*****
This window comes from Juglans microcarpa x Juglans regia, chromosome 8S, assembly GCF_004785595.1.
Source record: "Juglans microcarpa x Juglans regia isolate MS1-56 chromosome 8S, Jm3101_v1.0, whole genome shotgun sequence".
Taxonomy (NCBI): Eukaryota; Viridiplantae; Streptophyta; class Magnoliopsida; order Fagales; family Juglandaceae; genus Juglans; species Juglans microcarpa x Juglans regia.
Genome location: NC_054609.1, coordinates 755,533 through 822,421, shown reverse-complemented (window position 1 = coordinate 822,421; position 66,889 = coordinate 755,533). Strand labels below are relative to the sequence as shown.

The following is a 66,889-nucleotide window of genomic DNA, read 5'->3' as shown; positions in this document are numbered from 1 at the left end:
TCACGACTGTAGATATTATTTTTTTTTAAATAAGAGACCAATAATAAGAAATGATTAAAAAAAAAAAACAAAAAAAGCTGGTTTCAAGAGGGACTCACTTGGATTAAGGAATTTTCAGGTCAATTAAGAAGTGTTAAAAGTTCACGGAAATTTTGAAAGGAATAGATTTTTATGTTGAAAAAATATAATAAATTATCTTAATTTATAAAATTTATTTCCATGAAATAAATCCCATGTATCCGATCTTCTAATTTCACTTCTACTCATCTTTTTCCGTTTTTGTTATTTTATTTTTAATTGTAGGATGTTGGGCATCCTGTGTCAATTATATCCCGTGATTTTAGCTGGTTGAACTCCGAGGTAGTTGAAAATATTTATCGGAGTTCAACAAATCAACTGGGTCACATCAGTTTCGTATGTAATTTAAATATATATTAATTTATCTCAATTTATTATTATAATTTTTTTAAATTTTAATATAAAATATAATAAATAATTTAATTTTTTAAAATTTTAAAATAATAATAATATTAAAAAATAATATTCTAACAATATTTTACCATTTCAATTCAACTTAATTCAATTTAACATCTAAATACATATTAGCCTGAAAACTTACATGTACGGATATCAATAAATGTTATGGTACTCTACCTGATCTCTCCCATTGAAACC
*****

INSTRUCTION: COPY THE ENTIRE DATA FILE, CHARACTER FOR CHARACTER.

This window comes from Juglans microcarpa x Juglans regia, chromosome 8S, assembly GCF_004785595.1.
Source record: "Juglans microcarpa x Juglans regia isolate MS1-56 chromosome 8S, Jm3101_v1.0, whole genome shotgun sequence".
Taxonomy (NCBI): Eukaryota; Viridiplantae; Streptophyta; class Magnoliopsida; order Fagales; family Juglandaceae; genus Juglans; species Juglans microcarpa x Juglans regia.
Genome location: NC_054609.1, coordinates 755,533 through 822,421, shown reverse-complemented (window position 1 = coordinate 822,421; position 66,889 = coordinate 755,533). Strand labels below are relative to the sequence as shown.

The following is a 66,889-nucleotide window of genomic DNA, read 5'->3' as shown; positions in this document are numbered from 1 at the left end:
TCACGACTGTAGATATTATTTTTTTTTAAATAAGAGACCAATAATAAGAAATGATTAAAAAAAAAAAACAAAAAAAGCTGGTTTCAAGAGGGACTCACTTGGATTAAGGAATTTTCAGGTCAATTAAGAAGTGTTAAAAGTTCACGGAAATTTTGAAAGGAATAGATTTTTATGTTGAAAAAATATAATAAATTATCTTAATTTATAAAATTTATTTCCATGAAATAAATCCCATGTATCCGATCTTCTAATTTCACTTCTACTCATCTTTTTCCGTTTTTGTTATTTTATTTTTAATTGTAGGATGTTGGGCATCCTGTGTCAATTATATCCCGTGATTTTAGCTGGTTGAACTCCGAGGTAGTTGAAAATATTTATCGGAGTTCAACAAATCAACTGGGTCACATCAGTTTCGTATGTAATTTAAATATATATTAATTTATCTCAATTTATTATTATAATTTTTTTAAATTTTAATATAAAATATAATAAATAATTTAATTTTTTAAAATTTTAAAATAATAATAATATTAAAAAATAATATTCTAACAATATTTTACCATTTCAATTCAACTTAATTCAATTTAACATCTAAATACATATTAGCCTGAAAACTTACATGTACGGATATCAATAAATGTTATGGTACTCTACCTGATCTCTCCCATTGAAACC